Even industrial buildings were influenced by such styles including Lister's Mill (1873) in the Manningham area of Bradford, with its 250 feet high chimney styled like an Italian bell tower.Perhaps the most famous Victorian building in Bradford is Lockwood and Mawson's St George's Hall, a concert hall in Bridge Street dating from 1851.
A steam powered mill was erected at Bradford in 1798, but the real growth of the town was in the nineteenth century.
Most of the impressive buildings of the city date from the Victorian period including the Wool Exchange of 1864 and Bradford City Hall of 1873 which were both designed by the Bradford architects Lockwood and Mawson.
It has claimed to be the home of the world's biggest lens, the smallest camera and the first ever photographic likeness. Priestley's works reflect his typical blunt Yorkshire characteristics.
The population growth of Bradford in the Victorian age was as follows - 13,000 in 1801 growing to 104,400 in 1851, to 280,000 by 1901. Staying on the literary front, the Bronte family of nearby Haworth, can almost be claimed for the Bradford area.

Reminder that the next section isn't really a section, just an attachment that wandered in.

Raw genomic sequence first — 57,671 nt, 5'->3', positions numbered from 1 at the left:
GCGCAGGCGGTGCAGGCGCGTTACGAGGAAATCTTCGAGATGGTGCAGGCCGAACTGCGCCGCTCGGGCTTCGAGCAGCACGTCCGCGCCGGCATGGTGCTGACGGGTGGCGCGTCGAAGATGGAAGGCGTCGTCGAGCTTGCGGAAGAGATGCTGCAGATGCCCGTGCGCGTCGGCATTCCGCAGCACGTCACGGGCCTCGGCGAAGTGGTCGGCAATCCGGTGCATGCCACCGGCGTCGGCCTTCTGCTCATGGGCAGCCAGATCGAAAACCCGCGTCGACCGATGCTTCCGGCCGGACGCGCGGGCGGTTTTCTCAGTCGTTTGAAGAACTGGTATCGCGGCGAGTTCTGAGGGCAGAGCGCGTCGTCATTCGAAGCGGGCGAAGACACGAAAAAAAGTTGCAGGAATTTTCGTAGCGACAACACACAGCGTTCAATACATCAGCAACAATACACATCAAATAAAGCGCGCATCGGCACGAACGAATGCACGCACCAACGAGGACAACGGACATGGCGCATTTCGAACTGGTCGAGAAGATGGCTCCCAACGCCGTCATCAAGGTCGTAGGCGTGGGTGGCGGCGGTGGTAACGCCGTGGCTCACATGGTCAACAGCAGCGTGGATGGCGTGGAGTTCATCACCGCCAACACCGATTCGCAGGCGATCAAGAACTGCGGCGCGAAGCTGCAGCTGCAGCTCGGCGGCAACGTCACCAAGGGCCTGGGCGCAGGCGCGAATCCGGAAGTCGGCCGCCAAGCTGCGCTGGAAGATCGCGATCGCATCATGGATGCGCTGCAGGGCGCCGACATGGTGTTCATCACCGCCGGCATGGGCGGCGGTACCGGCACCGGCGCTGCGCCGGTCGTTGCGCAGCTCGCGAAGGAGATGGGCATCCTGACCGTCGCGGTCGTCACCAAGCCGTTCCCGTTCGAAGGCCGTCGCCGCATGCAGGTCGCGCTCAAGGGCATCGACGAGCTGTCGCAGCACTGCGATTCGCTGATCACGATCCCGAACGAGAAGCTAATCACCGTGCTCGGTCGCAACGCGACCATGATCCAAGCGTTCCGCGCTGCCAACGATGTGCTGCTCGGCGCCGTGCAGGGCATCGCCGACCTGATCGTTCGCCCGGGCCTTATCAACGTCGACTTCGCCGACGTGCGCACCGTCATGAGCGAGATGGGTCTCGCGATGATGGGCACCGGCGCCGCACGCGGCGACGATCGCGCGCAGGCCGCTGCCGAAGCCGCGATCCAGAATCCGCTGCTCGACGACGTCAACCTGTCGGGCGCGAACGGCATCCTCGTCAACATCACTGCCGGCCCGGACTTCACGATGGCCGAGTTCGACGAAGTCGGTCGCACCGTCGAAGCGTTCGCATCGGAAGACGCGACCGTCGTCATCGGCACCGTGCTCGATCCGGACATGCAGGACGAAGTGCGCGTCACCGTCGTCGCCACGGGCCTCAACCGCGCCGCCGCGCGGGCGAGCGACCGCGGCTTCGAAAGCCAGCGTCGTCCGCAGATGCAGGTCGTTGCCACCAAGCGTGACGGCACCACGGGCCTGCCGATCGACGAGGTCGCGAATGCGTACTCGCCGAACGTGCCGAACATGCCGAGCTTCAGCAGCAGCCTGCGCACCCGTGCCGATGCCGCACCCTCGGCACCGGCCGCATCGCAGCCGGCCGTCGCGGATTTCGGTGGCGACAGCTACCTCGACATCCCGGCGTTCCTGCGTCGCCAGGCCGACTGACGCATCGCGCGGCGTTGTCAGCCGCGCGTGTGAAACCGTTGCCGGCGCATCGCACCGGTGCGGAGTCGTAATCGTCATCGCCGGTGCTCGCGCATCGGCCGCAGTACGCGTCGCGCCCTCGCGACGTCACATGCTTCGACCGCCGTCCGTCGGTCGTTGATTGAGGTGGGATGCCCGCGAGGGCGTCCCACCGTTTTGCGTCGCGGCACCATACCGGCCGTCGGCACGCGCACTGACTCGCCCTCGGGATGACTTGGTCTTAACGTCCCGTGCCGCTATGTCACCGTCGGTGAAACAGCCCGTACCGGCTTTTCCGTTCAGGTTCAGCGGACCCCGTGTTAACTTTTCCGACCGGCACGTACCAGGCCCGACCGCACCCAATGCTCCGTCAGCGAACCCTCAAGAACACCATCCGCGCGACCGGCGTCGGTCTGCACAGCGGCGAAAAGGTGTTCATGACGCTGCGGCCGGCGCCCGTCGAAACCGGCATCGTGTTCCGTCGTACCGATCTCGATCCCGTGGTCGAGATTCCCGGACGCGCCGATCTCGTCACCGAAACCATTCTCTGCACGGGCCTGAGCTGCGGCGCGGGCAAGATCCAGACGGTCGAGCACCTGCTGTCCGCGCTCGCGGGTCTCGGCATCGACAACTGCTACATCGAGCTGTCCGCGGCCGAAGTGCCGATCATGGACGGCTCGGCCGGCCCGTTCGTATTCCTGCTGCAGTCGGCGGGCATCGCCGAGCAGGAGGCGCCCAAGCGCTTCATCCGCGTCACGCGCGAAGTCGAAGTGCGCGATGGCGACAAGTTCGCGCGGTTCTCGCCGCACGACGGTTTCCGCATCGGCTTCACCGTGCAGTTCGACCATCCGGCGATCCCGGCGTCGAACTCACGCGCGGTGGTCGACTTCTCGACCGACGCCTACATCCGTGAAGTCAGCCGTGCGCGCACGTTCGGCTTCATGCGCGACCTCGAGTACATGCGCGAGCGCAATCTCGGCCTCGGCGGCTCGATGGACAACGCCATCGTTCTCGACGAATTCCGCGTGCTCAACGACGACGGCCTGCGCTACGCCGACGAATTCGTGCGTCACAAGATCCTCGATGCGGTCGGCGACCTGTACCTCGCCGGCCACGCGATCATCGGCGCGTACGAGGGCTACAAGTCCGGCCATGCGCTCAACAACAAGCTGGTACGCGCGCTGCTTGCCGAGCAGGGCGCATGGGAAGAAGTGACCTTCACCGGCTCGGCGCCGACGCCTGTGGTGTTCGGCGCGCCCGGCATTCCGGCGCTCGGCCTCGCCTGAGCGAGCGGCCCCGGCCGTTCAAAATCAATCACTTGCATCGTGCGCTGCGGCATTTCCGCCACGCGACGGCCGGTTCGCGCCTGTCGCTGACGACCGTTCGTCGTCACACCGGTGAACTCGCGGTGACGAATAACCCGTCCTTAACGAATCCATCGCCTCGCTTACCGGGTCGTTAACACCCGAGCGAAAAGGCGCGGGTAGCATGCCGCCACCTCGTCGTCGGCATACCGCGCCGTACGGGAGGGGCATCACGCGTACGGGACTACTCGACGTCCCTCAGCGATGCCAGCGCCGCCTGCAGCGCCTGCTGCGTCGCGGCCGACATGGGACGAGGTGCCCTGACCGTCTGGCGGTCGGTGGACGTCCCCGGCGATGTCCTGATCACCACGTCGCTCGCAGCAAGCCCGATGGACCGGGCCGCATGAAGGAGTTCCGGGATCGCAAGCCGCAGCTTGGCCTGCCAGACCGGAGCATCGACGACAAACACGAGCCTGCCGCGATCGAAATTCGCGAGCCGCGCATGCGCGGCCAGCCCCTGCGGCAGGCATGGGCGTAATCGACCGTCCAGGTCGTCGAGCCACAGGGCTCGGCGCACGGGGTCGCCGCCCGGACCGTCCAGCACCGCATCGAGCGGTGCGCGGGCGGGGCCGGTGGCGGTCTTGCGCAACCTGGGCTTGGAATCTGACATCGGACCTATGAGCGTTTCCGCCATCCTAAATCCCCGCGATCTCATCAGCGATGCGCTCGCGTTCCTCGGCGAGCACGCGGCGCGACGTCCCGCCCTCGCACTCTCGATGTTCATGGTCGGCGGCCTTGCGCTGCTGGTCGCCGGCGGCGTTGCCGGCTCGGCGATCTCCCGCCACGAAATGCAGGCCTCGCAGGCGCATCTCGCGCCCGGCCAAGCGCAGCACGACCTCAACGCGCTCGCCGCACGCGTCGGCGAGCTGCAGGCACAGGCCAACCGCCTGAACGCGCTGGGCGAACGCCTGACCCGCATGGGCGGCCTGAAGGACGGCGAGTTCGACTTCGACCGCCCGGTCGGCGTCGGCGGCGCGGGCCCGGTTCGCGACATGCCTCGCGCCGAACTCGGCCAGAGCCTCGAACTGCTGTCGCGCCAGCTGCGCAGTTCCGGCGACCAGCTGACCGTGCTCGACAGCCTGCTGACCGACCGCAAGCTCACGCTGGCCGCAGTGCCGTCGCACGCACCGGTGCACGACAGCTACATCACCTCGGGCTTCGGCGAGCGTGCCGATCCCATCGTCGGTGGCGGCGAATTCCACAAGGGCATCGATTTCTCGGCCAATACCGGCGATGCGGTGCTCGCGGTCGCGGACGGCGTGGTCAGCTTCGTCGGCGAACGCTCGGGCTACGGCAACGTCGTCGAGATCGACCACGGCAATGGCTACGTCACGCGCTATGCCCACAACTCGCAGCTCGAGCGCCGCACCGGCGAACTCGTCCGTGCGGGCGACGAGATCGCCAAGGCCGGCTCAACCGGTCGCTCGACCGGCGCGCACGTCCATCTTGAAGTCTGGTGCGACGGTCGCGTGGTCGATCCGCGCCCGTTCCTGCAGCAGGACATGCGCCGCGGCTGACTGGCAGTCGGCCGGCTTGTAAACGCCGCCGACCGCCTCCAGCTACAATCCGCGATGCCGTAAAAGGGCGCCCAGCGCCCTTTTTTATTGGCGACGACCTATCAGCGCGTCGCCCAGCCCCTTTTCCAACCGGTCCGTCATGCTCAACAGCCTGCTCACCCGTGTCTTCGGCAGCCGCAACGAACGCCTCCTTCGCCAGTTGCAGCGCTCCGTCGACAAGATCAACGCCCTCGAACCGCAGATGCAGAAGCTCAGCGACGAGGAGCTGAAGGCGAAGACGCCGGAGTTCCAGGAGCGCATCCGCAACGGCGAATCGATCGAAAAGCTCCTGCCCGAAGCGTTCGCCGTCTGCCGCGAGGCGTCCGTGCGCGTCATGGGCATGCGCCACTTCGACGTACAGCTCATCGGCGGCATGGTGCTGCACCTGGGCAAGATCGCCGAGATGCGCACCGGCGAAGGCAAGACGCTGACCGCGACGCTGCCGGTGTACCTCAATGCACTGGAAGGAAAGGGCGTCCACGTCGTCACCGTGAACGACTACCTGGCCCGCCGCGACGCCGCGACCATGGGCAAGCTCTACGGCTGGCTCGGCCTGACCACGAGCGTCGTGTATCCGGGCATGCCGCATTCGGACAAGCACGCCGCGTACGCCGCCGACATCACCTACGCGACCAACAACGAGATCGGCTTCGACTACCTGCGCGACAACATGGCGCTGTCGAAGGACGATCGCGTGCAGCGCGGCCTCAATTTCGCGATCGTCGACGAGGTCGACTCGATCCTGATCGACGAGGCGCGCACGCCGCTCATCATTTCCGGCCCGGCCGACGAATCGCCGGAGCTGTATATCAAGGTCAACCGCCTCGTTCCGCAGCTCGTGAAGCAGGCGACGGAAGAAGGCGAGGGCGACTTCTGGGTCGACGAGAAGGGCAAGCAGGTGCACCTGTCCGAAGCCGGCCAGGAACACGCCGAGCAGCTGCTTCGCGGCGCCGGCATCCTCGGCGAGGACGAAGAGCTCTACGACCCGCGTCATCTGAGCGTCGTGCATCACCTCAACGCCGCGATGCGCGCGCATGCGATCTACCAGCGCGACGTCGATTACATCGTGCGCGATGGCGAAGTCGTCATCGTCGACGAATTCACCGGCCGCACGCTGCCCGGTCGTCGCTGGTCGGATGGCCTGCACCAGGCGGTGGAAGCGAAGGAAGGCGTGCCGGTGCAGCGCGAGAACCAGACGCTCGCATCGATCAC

Saltaire was a model village built in the 1850s by Sir Titus Salt and it was one of the first model villages in the world.
The village stands at the entrance to Lister park, a healthy location chosen by Sir Titus for his new alpaca and mohair cloth mill - the famous Salt's Mill of 1853.
During the 19th century, the average age fell for English women, but it didn’t drop any lower than 22.
Patterns varied depending on social and economic class, of course, with working-class women tending to marry slightly older than their aristocratic counterparts.
Certainly, infants and children died of disease, malnutrition and mishaps at much higher rates than they do today.
But if a girl managed to survive to adulthood, her chance of living to a ripe old age of 50, 60, 70 or even older was quite good.